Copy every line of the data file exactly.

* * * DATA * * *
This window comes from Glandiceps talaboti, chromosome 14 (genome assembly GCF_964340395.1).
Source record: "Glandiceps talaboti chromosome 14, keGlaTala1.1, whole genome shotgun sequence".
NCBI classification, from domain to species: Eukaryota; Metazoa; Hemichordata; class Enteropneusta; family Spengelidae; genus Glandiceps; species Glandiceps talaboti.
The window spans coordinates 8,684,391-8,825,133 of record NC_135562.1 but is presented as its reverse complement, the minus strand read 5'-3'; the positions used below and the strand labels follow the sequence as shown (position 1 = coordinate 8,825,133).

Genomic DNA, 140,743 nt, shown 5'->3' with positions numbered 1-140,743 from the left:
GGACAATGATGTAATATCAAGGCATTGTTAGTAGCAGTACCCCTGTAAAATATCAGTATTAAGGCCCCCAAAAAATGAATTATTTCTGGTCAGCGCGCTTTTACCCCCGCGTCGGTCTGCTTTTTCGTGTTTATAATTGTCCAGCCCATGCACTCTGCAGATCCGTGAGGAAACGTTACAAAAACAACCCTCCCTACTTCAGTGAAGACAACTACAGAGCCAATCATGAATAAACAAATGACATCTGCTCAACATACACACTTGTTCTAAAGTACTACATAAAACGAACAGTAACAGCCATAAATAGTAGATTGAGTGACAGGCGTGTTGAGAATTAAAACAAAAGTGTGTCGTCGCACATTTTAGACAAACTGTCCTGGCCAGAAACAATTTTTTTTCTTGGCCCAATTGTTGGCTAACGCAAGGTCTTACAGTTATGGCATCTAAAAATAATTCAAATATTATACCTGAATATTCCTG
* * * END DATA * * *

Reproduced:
This window comes from Glandiceps talaboti, chromosome 14 (genome assembly GCF_964340395.1).
Source record: "Glandiceps talaboti chromosome 14, keGlaTala1.1, whole genome shotgun sequence".
NCBI classification, from domain to species: Eukaryota; Metazoa; Hemichordata; class Enteropneusta; family Spengelidae; genus Glandiceps; species Glandiceps talaboti.
The window spans coordinates 8,684,391-8,825,133 of record NC_135562.1 but is presented as its reverse complement, the minus strand read 5'-3'; the positions used below and the strand labels follow the sequence as shown (position 1 = coordinate 8,825,133).

Genomic DNA, 140,743 nt, shown 5'->3' with positions numbered 1-140,743 from the left:
GGACAATGATGTAATATCAAGGCATTGTTAGTAGCAGTACCCCTGTAAAATATCAGTATTAAGGCCCCCAAAAAATGAATTATTTCTGGTCAGCGCGCTTTTACCCCCGCGTCGGTCTGCTTTTTCGTGTTTATAATTGTCCAGCCCATGCACTCTGCAGATCCGTGAGGAAACGTTACAAAAACAACCCTCCCTACTTCAGTGAAGACAACTACAGAGCCAATCATGAATAAACAAATGACATCTGCTCAACATACACACTTGTTCTAAAGTACTACATAAAACGAACAGTAACAGCCATAAATAGTAGATTGAGTGACAGGCGTGTTGAGAATTAAAACAAAAGTGTGTCGTCGCACATTTTAGACAAACTGTCCTGGCCAGAAACAATTTTTTTTCTTGGCCCAATTGTTGGCTAACGCAAGGTCTTACAGTTATGGCATCTAAAAATAATTCAAATATTATACCTGAATATTCCTG